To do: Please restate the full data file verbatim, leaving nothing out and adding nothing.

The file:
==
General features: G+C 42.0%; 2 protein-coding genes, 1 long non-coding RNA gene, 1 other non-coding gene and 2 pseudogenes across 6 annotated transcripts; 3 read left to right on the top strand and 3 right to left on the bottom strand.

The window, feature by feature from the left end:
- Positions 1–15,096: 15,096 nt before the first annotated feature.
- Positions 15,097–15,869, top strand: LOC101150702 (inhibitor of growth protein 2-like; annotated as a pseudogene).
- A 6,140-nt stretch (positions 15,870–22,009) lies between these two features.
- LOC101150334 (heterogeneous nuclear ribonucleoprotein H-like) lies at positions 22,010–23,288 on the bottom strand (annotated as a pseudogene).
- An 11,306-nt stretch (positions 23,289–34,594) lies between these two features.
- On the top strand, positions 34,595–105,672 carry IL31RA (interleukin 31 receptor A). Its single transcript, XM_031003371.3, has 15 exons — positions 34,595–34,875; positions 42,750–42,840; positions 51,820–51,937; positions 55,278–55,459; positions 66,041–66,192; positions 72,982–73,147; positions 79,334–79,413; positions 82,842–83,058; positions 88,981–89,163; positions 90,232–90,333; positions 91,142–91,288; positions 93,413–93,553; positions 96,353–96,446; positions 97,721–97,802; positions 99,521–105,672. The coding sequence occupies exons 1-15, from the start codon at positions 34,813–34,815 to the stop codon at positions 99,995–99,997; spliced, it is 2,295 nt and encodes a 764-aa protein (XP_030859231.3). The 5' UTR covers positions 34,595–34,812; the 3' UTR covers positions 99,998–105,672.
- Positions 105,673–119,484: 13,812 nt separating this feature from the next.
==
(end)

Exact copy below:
General features: G+C 42.0%; 2 protein-coding genes, 1 long non-coding RNA gene, 1 other non-coding gene and 2 pseudogenes across 6 annotated transcripts; 3 read left to right on the top strand and 3 right to left on the bottom strand.

The window, feature by feature from the left end:
- Positions 1–15,096: 15,096 nt before the first annotated feature.
- Positions 15,097–15,869, top strand: LOC101150702 (inhibitor of growth protein 2-like; annotated as a pseudogene).
- A 6,140-nt stretch (positions 15,870–22,009) lies between these two features.
- LOC101150334 (heterogeneous nuclear ribonucleoprotein H-like) lies at positions 22,010–23,288 on the bottom strand (annotated as a pseudogene).
- An 11,306-nt stretch (positions 23,289–34,594) lies between these two features.
- On the top strand, positions 34,595–105,672 carry IL31RA (interleukin 31 receptor A). Its single transcript, XM_031003371.3, has 15 exons — positions 34,595–34,875; positions 42,750–42,840; positions 51,820–51,937; positions 55,278–55,459; positions 66,041–66,192; positions 72,982–73,147; positions 79,334–79,413; positions 82,842–83,058; positions 88,981–89,163; positions 90,232–90,333; positions 91,142–91,288; positions 93,413–93,553; positions 96,353–96,446; positions 97,721–97,802; positions 99,521–105,672. The coding sequence occupies exons 1-15, from the start codon at positions 34,813–34,815 to the stop codon at positions 99,995–99,997; spliced, it is 2,295 nt and encodes a 764-aa protein (XP_030859231.3). The 5' UTR covers positions 34,595–34,812; the 3' UTR covers positions 99,998–105,672.
- Positions 105,673–119,484: 13,812 nt separating this feature from the next.